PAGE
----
Our last full day in St. Martin started pretty easy. We slept in.
We had a late breakfast at the French bakery on the property. Did the pre-checkout. Packed some for the trip home. The S.O. downloaded email to her laptop.
For lunch we packed up the goodies we had left over from the night before and drove out to Baie Longue. This was a very long and almost totally deserted beach just over the line on the French side, that you access down a "private road" which is closed between 6:00 PM and 6:00 AM.
There is a large hotel at one end of the beach where most of the people on the beach were congregated. The rest of the beach fronts a lot of very high end villas, some for rent.
There is no shade on this beach unless you bring your own or are staying at the hotel and get an umbrella from them. No helpful natives renting chairs and umbrellas. No beach bars to sell you beer and food.
It is a beautiful beach and we enjoyed walking along it for a while. We put a towel down and had our picnic, but it was too hot to stay for long, so we returned to the resort.
A lot of people we met at the resort stay here for three weeks or more in the winter. Some people originally bought one week and then decided they wanted more and purchased an additional week, but not in the same unit. So they have to move from one unit to another in the middle of their stay. The resort does send a porter to help you move if requested.
Some people live in their swim suits. I never saw them in anything else. They spend most of their time at the beach or the pool. You can do or get most anything you need at the resort without getting dressed up.
For dinner our last night we went back to Grand Case. The traffic was very heavy and I apparently forgot everything I had learned about driving on the island, taking two wrong turns that required me to turn around and back track to find my way out of the Dutch side.
We ended up at Le Pressoir, the S.O.'s favorite restaurant in Grand Case. Their main dining room was crowded, so they put us in the adjacent room which we had all to ourselves for a while.
Neither of us were up to elaborate, foodie dinners so we scaled it back a bit. We had had a glass of wine in our room before heading out (can't take open bottles on a plane!) so we ordered a half bottle of Chateauneuf du Pape. They brought us the 2005 vintage rather then the 2004 that was on the wine list. I didn't object because happens all the time in restaurants, and besides, 2005 is a higher rated vintage.
I had fried frog legs, Provençal style with mirepoix and a mild sauce, to start and the S.O. had a mixed greens salad. For our entrées we both ordered tagliatelles (pasta), mine with seafood, the S.O. with vegetables. My pasta was rich with a lot of peppers, green onions and broth. The S.O. said her pasta had too much cayenne pepper in it. Neither of us finished our pastas. There were just too many carbohydrates.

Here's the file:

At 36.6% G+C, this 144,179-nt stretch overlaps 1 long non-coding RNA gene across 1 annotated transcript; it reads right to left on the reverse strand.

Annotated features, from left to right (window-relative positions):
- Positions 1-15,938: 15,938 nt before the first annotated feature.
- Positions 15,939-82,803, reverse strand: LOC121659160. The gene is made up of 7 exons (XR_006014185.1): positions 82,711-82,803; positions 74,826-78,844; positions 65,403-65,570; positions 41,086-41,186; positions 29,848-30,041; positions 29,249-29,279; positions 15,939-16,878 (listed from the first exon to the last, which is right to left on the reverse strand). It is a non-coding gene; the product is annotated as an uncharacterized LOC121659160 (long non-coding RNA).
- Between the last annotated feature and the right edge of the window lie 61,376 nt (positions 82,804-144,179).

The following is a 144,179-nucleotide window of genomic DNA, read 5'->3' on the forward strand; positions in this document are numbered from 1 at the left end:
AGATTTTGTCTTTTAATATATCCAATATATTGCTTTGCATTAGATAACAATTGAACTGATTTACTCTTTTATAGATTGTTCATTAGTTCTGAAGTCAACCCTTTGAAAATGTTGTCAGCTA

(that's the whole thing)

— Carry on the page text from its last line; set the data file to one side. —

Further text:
For dessert we ordered Le Dessert du Pressoir: Poire Belle Hélène destructurée & son coulis fondant au chocolat Jivarha, Special Dessert of The Pressoir : Crispy warm marinated pear with vanilla ice cream served under thin chocolate shell with Jivarha chocolate sauce. (Sorry, no picture on the dessert.)
I believe that fruit can be an integral part of many, fine desserts. The S.O. adamantly maintains that fruit is not a dessert. Ice cream and chocolate are desserts, but not fruit. So while I enjoyed the wonderful harmony of the various textures and flavors, she contented herself with chocolate and ice cream.
The next day was Saturday, time for us to fly home. We spent the morning relaxing at the Marina Residences' pool, reading and resting. Then we turned our rental car in and boarded our US Air flight back to the states.
And then we sat on the plane for an hour while we waited for clearance from San Juan Flight Control to let us take off. We worried the entire time coming home that we would miss our connection. We barely had an hour layover and the flight was already more than an hour late. We had a Colts playoff game the next day! What would we do.
We needn't have worried. All the flights to Charlotte, our transfer point, were delayed. All the flights were US Air as well. In fact, when we arrived at the airport, everything was shut down, all the lights were turned off, except for the part where arriving Caribbean passengers disembarked, cleared customs and immigration, got their bags, rechecked their bags, went through security, and boarded their next flight. That was a lot to do, but when that is the only going on, it moves pretty fast.
None of the connecting flights were going to leave until all the Caribbean passengers had gotten on board. It was a mad rush with several flights arriving at once, but we happily arrived in Indianapolis about the time we were scheduled to. Only to find that it was still winter in Indiana. Even the prospect of attending a Colts playoff game was not enough overcome the bone-chilling disappointment of our return to winter.
We could have easily gotten aboard the next plane and gone right back.